In the transitional year of 2012, the Hong Kong Sevens was split into two separate competitions. The 12 core teams competed for the Cup, Plate and Bowl under a format similar to that of a regular event. The 12 invited teams all competed for the Shield, with the top three sides in that competition also earning core status for 2012–13. From 2013 on, the four trophies in Hong Kong will be contested under the same format used in regular 16-team tournaments. Only the 15 core teams, plus the winner of the HSBC Asian Sevens Series, now compete in the main draw of that event.

A third-place match is now conducted between the losing Cup semifinalists in all tournaments; this was introduced for the 2011–12 series.[23]

Player awards by season Edit

Season Rounds Top Scorer Most tries[24] Player of the Year
1999–00 10 Fiji Vilimoni Delasau (83) No Award
2000–01 9 New Zealand Karl Te Nana (42) No Award
2001–02 11 South Africa Brent Russell (46) No Award
2002–03 7 Fiji Nasoni Roko (39) No Award
2003–04 8 South Africa Fabian Juries &
England Rob Thirlby (39)
England Simon Amor
2004–05 7 Samoa David Lemi (46) New Zealand Orene Ai'i
2005–06 8 England Ben Gollings (343) Samoa Timoteo Iosua (40) Samoa Uale Mai
2006–07 8 Fiji William Ryder (416) Samoa Mikaele Pesamino (43) New Zealand Afeleke Pelenise
2007–08 8 New Zealand Tomasi Cama Jr. (319) South Africa Fabian Juries (41) New Zealand DJ Forbes
2008–09 8 England Ben Gollings (260) Kenya Collins Injera (42) England Ollie Phillips
2009–10 8 England Ben Gollings (332) Samoa Mikaele Pesamino (56) Samoa Mikaele Pesamino
2010–11 8 South Africa Cecil Afrika (381) South Africa Cecil Afrika (40) South Africa Cecil Afrika
2011–12 9 New Zealand Tomasi Cama Jr. (390) England Matt Turner (38) New Zealand Tomasi Cama Jr.
2012–13 9 England Dan Norton (264) England Dan Norton (52) New Zealand Tim Mikkelson
2013–14 9 England Tom Mitchell (358) Fiji Samisoni Viriviri (52) Fiji Samisoni Viriviri
2014–15 9 Fiji Osea Kolinisau (312) South Africa Seabelo Senatla (47) South Africa Werner Kok

Player recordsEdit

Players in bold are active.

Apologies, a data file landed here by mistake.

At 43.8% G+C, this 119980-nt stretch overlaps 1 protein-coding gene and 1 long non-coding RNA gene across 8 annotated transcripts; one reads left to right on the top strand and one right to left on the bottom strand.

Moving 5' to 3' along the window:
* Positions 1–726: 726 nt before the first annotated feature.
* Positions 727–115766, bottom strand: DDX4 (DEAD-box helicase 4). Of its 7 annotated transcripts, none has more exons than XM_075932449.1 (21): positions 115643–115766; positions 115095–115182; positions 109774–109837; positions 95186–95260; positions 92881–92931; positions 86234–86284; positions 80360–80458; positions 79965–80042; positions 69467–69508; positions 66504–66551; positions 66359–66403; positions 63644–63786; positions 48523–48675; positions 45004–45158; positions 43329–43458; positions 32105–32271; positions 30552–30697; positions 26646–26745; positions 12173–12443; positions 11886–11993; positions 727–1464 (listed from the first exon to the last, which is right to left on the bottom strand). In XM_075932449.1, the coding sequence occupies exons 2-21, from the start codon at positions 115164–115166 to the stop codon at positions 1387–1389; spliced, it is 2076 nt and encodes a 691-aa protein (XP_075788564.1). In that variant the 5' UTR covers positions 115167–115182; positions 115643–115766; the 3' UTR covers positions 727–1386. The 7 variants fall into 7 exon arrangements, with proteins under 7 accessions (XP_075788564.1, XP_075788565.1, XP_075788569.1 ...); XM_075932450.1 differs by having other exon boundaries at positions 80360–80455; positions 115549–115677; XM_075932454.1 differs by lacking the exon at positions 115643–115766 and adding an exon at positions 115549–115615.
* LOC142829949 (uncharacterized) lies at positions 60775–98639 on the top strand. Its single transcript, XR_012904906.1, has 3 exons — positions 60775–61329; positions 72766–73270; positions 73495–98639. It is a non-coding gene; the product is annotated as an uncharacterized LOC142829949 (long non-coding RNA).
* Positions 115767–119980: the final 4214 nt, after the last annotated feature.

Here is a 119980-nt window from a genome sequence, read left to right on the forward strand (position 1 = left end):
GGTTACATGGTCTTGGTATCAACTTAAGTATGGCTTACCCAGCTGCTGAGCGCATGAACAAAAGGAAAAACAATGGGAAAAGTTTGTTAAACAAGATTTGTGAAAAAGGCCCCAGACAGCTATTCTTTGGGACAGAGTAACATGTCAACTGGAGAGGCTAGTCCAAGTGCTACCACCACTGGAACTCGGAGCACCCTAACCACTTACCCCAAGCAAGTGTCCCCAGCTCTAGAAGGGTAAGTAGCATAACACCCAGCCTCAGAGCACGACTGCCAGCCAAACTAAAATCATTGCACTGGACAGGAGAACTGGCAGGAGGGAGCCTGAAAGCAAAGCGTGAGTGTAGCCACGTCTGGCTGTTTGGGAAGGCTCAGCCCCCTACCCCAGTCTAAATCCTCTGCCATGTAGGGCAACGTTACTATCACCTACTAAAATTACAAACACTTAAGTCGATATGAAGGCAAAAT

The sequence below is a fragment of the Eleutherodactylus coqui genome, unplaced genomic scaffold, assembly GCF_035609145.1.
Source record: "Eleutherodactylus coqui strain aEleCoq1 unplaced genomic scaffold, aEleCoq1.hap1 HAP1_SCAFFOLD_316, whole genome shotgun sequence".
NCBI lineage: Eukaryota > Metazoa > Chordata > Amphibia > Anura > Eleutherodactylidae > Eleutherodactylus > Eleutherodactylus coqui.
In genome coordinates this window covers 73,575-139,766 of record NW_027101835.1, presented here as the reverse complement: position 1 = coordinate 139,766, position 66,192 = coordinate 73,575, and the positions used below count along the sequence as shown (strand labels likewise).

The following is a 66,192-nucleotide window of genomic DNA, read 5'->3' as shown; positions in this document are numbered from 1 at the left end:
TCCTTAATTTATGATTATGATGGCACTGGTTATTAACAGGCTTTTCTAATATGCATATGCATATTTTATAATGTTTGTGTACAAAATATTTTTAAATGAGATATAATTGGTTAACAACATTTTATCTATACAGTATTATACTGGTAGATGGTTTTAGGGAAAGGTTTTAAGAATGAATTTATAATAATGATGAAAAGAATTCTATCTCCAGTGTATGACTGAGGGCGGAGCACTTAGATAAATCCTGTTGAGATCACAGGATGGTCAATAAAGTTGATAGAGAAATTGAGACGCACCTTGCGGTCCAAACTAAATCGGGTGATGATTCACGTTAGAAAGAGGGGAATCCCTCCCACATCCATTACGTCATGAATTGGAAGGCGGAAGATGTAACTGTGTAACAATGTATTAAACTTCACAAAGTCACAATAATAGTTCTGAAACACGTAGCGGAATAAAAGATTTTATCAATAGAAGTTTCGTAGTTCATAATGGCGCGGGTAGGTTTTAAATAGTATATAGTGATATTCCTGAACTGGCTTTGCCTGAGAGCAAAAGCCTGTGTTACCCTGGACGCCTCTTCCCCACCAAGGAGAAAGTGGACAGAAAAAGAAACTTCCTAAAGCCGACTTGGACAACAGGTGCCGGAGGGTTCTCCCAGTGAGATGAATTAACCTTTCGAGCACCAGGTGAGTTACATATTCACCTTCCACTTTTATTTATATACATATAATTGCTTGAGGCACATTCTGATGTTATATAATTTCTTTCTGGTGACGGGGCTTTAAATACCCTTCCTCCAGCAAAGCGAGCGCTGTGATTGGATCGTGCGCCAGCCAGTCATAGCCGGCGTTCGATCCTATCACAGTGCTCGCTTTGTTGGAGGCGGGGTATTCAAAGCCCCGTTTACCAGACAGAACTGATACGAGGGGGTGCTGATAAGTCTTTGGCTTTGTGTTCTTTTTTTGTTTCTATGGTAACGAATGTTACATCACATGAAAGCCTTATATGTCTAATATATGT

TriesEdit

Top all-time try-scorers
Player Nationality Tries
Santiago Gomez Cora Flag of Argentina.png Argentina 230
Ben Gollings Flag of England.png England 220
Collins Injera Flag of Kenya.jpg Kenya 214
Dan Norton Flag of England.png England 191
Fabian Juries Flag of South Africa.png South Africa 179
Tim Mikkelson Flag of New Zealand.png New Zealand 165
Mikaele Pesamino Flag of Samoa.png Samoa 161
Andrew Turnbull Flag of Scotland.png Scotland 151
Humphrey Kayange Flag of Kenya.jpg Kenya 149
Tomasi Cama Flag of New Zealand.png New Zealand 145
Uale Mai Flag of Samoa.png Samoa 142
Top active try-scorers
Player Nationality Tries Age
Collins Injera Flag of Kenya.jpg Kenya 214 Template:Age
Dan Norton Flag of England.png England 191 Template:Age
Tim Mikkelson Flag of New Zealand.png New Zealand 165 Template:Age
Humphrey Kayange Flag of Kenya.jpg Kenya 149 Template:Age
DJ Forbes Flag of New Zealand.png New Zealand 133 Template:Age
Zack Test Flag of United States.png United States 129 Template:Age
Cecil Afrika Flag of South Africa.png South Africa 124 Template:Age
Sean Duke Flag of Canada.jpg Canada 123 Template:Age
Seabelo Senatla Flag of South Africa.png South Africa 116 Template:Age

Updated 7 February 2016

PointsEdit

Top all-time point-scorers
Player Nationality Points
Ben Gollings Flag of England.png England 2,652
Tomasi Cama Flag of New Zealand.png New Zealand 2,026
Colin Gregor Flag of Scotland.png Scotland 1,345
Uale Mai Flag of Samoa.png Samoa 1,320
Waisale Serevi Flag of Fiji.png Fiji 1,310
Santiago Gomez Cora Flag of Argentina.png Argentina 1,178
Lolo Lui Flag of Samoa.png Samoa 1,162
Pedro Leal Flag of Portugal.jpg Portugal 1,154
Amasio Raoma Flag of New Zealand.png New Zealand 1,124
Collins Injera Flag of Kenya.jpg Kenya 1,069
Top active point-scorers
Player Nationality Points
Pedro Leal Flag of Portugal.jpg Portugal 1,154
Collins Injera Flag of Kenya.jpg Kenya 1,069
Cecil Afrika Flag of South Africa.png South Africa 1,019
Dan Norton Flag of England.png England 964
Phil Mack Flag of Canada.jpg Canada 922
Paul Albaladejo Flag of France.png France 891
Osea Kolinisau Flag of Fiji.png Fiji 821
Tim Mikkelson Flag of New Zealand.png New Zealand 810
Branco Du Preez Flag of South Africa.png South Africa 794

Updated: 6 December 2015

AppearancesEdit

Top all-time appearances
Player Nationality Apps
Uale Mai Flag of Samoa.png Samoa 79
DJ Forbes Flag of New Zealand.png New Zealand 75
Ben Gollings Flag of England.png England 70
Frankie Horne Flag of South Africa.png South Africa 66
Lote Raikabula Flag of New Zealand.png New Zealand 63
James Rodwell Flag of England.png England 62
Santiago Gomez Cora Flag of Argentina.png Argentina 61
Tomasi Cama Flag of New Zealand.png New Zealand 60
Humphrey Kayange Flag of Kenya.jpg Kenya 57
Andrew Turnbull Flag of Scotland.png Scotland 56

Updated 04 December 2015

Points schedule Edit

The season championship is determined by points earned in each tournament. World Rugby introduced a new scoring system for the 2011–12 series, in which all teams participating in a tournament are guaranteed points. Initially, World Rugby announced the new points schedule only for the standard 16-team events; the allocations for the Hong Kong Sevens were announced later.[23]